If I could take all the CPP payments I’ve made and will make and instead invest them in my RRSP, the investment returns in the RRSP would make me far more money than I’ll ever get from CPP benefits.Assuming Andi is one of the few who has the discipline to stick with a reasonable portfolio through thick and thin, the conclusion that the RRSP approach would beat CPP is very likely true. The problem for government is that the majority of investors will make an anaemic return on their money due to paying huge fees on mutual funds, failed market timing attempts, and so on.
Even worse, many people would simply dip into their RRSPs either out of true need or simply a desire for more consumption. Eliminating CPP would leave governments with a big problem. We can’t have huge numbers of older citizens no longer able to work lying around in the streets starving. So, the government would not have any CPP income and would still have to bail out some fraction of retirees with some sort of minimal payments.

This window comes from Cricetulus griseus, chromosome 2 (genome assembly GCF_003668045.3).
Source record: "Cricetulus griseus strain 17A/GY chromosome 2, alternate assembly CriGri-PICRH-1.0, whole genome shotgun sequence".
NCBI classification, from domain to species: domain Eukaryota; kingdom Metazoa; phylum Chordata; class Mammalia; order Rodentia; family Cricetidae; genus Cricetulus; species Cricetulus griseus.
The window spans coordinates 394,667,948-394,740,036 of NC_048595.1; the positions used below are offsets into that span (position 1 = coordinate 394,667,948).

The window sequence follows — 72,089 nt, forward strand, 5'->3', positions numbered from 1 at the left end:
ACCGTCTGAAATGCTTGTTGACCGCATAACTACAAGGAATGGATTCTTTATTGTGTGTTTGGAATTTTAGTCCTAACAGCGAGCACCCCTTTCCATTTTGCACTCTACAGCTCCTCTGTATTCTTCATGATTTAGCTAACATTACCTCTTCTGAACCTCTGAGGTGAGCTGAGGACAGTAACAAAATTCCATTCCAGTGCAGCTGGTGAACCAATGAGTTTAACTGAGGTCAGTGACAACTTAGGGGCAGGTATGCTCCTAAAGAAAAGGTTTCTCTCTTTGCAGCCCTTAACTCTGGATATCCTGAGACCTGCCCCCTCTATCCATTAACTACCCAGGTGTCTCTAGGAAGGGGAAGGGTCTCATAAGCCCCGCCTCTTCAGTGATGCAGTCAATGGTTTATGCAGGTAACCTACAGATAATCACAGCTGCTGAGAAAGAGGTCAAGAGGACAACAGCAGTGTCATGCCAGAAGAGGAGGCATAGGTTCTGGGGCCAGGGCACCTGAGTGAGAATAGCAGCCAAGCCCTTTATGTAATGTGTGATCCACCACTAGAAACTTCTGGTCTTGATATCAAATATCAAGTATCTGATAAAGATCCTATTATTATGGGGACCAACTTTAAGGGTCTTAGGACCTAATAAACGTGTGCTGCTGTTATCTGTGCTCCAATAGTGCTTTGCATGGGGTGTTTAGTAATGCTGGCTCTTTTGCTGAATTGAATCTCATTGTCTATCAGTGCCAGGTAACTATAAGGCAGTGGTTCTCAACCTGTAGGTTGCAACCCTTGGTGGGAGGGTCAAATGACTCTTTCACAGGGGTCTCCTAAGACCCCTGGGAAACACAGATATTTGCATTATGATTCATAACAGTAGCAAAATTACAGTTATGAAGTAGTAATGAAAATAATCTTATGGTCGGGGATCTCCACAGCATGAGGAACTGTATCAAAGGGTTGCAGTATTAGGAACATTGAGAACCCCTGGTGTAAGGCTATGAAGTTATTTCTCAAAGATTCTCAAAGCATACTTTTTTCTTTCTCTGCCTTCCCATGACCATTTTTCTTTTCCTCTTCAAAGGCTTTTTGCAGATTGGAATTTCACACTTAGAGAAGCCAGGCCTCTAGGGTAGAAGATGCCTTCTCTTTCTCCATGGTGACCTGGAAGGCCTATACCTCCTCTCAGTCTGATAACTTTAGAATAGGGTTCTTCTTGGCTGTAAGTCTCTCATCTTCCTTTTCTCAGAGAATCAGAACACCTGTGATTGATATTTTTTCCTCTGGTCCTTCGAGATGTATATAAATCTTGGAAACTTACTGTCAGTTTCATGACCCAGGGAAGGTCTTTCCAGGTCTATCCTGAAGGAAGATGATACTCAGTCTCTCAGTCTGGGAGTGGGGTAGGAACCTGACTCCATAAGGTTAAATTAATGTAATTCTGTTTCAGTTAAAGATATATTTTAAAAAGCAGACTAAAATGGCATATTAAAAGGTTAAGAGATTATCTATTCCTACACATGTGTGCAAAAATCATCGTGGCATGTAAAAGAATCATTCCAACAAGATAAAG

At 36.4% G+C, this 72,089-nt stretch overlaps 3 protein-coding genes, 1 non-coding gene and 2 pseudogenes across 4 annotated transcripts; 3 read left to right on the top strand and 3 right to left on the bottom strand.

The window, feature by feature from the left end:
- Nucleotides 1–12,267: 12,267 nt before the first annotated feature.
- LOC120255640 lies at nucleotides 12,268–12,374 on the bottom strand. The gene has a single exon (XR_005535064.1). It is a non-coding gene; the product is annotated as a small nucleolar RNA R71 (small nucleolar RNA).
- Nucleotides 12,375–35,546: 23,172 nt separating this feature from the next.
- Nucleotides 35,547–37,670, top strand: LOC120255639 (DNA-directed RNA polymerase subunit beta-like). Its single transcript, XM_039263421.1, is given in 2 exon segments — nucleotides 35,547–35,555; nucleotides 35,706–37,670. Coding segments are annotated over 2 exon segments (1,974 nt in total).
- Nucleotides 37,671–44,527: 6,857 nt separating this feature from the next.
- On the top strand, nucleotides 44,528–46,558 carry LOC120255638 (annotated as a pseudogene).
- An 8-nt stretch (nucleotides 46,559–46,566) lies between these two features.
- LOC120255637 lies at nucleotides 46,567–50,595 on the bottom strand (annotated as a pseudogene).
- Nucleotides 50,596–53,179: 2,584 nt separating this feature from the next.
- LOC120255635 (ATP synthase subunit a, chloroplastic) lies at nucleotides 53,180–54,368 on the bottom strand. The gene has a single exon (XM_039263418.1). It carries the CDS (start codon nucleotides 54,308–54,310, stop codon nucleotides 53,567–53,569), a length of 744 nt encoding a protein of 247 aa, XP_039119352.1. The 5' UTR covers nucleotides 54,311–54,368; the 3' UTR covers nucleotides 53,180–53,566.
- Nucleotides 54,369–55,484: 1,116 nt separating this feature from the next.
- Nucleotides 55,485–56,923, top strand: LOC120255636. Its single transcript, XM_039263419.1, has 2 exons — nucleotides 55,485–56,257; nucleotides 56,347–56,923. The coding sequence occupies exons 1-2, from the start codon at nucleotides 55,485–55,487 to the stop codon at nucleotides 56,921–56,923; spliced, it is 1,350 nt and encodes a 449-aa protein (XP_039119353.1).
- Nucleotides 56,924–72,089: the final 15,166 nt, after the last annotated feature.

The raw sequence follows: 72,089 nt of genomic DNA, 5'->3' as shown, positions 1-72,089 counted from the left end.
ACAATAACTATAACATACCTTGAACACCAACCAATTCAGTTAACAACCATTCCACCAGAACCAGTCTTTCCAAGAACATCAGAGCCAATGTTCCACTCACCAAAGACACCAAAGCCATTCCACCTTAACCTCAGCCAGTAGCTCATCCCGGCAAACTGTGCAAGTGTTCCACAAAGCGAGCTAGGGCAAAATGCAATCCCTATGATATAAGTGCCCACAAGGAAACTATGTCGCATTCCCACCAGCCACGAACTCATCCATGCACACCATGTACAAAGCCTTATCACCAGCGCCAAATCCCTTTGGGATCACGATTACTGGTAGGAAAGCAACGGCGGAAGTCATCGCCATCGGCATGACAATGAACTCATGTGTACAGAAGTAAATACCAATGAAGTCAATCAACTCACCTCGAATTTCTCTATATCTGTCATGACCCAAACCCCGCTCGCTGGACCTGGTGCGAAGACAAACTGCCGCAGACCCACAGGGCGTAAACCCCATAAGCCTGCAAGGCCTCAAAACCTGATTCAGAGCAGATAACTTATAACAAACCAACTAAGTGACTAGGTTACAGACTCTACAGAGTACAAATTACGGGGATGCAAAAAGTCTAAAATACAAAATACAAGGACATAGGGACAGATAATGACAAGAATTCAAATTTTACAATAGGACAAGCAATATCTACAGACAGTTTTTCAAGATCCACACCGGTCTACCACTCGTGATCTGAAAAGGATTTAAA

The next suggestion is to allow people to opt out of CPP. The problem here is that it won’t be just those who can manage their money well who will opt out; many of those who opt out will end up needing help in old age. The opt-out strategy wouldn’t solve the government’s problem at all.
Some commentators suggest that people should take personal responsibility and accept the consequences of their actions. This sounds good until you think of the reality of an explosion of elderly beggars clogging our streets.
It is doubtful that CPP will ever be scrapped or made optional unless it is replaced with some other similar mandatory scheme. If anything, CPP is likely to expand over time.